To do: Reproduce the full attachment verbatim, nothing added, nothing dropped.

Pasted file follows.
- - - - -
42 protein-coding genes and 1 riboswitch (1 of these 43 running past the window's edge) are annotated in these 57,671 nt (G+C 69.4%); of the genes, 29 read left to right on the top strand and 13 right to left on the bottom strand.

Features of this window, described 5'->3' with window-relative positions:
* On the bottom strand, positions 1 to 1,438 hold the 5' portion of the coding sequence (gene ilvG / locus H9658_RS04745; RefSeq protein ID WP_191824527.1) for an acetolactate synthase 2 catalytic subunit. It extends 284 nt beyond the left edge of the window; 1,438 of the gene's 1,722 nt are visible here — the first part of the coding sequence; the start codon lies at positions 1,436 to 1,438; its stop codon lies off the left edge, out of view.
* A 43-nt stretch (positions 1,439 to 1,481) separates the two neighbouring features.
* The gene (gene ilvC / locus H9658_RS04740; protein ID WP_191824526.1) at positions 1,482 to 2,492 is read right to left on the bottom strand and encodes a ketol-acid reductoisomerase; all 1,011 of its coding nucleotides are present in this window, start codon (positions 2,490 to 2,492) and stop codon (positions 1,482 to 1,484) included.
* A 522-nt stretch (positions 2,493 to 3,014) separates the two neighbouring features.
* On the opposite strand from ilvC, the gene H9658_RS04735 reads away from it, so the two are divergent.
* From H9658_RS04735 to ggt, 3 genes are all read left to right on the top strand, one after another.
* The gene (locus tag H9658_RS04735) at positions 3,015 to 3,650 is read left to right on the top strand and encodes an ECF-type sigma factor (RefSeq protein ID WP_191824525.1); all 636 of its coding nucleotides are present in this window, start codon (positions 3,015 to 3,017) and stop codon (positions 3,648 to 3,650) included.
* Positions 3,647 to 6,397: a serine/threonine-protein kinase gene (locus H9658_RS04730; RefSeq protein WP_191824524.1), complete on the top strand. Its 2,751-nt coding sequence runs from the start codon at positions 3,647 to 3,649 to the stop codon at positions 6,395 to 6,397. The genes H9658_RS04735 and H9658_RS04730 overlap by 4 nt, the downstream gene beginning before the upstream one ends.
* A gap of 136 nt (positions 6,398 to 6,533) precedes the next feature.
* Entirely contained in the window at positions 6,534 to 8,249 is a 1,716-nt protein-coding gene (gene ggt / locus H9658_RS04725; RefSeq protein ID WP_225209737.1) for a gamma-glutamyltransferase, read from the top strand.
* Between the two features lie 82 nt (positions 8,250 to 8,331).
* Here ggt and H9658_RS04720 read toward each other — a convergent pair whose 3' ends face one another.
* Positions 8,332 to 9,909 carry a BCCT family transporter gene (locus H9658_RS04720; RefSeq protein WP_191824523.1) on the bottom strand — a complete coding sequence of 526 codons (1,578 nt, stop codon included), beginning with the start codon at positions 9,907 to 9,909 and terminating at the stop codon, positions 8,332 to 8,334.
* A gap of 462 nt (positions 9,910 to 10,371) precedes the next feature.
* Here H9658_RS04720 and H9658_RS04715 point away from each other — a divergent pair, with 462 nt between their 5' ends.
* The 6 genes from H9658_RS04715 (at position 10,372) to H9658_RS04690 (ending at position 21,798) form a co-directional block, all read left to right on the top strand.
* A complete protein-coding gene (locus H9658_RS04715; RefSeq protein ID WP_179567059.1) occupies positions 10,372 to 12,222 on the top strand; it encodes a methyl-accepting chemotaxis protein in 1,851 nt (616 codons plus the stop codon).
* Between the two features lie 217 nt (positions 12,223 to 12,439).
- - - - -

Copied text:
42 protein-coding genes and 1 riboswitch (1 of these 43 running past the window's edge) are annotated in these 57,671 nt (G+C 69.4%); of the genes, 29 read left to right on the top strand and 13 right to left on the bottom strand.

Features of this window, described 5'->3' with window-relative positions:
* On the bottom strand, positions 1 to 1,438 hold the 5' portion of the coding sequence (gene ilvG / locus H9658_RS04745; RefSeq protein ID WP_191824527.1) for an acetolactate synthase 2 catalytic subunit. It extends 284 nt beyond the left edge of the window; 1,438 of the gene's 1,722 nt are visible here — the first part of the coding sequence; the start codon lies at positions 1,436 to 1,438; its stop codon lies off the left edge, out of view.
* A 43-nt stretch (positions 1,439 to 1,481) separates the two neighbouring features.
* The gene (gene ilvC / locus H9658_RS04740; protein ID WP_191824526.1) at positions 1,482 to 2,492 is read right to left on the bottom strand and encodes a ketol-acid reductoisomerase; all 1,011 of its coding nucleotides are present in this window, start codon (positions 2,490 to 2,492) and stop codon (positions 1,482 to 1,484) included.
* A 522-nt stretch (positions 2,493 to 3,014) separates the two neighbouring features.
* On the opposite strand from ilvC, the gene H9658_RS04735 reads away from it, so the two are divergent.
* From H9658_RS04735 to ggt, 3 genes are all read left to right on the top strand, one after another.
* The gene (locus tag H9658_RS04735) at positions 3,015 to 3,650 is read left to right on the top strand and encodes an ECF-type sigma factor (RefSeq protein ID WP_191824525.1); all 636 of its coding nucleotides are present in this window, start codon (positions 3,015 to 3,017) and stop codon (positions 3,648 to 3,650) included.
* Positions 3,647 to 6,397: a serine/threonine-protein kinase gene (locus H9658_RS04730; RefSeq protein WP_191824524.1), complete on the top strand. Its 2,751-nt coding sequence runs from the start codon at positions 3,647 to 3,649 to the stop codon at positions 6,395 to 6,397. The genes H9658_RS04735 and H9658_RS04730 overlap by 4 nt, the downstream gene beginning before the upstream one ends.
* A gap of 136 nt (positions 6,398 to 6,533) precedes the next feature.
* Entirely contained in the window at positions 6,534 to 8,249 is a 1,716-nt protein-coding gene (gene ggt / locus H9658_RS04725; RefSeq protein ID WP_225209737.1) for a gamma-glutamyltransferase, read from the top strand.
* Between the two features lie 82 nt (positions 8,250 to 8,331).
* Here ggt and H9658_RS04720 read toward each other — a convergent pair whose 3' ends face one another.
* Positions 8,332 to 9,909 carry a BCCT family transporter gene (locus H9658_RS04720; RefSeq protein WP_191824523.1) on the bottom strand — a complete coding sequence of 526 codons (1,578 nt, stop codon included), beginning with the start codon at positions 9,907 to 9,909 and terminating at the stop codon, positions 8,332 to 8,334.
* A gap of 462 nt (positions 9,910 to 10,371) precedes the next feature.
* Here H9658_RS04720 and H9658_RS04715 point away from each other — a divergent pair, with 462 nt between their 5' ends.
* The 6 genes from H9658_RS04715 (at position 10,372) to H9658_RS04690 (ending at position 21,798) form a co-directional block, all read left to right on the top strand.
* A complete protein-coding gene (locus H9658_RS04715; RefSeq protein ID WP_179567059.1) occupies positions 10,372 to 12,222 on the top strand; it encodes a methyl-accepting chemotaxis protein in 1,851 nt (616 codons plus the stop codon).
* Between the two features lie 217 nt (positions 12,223 to 12,439).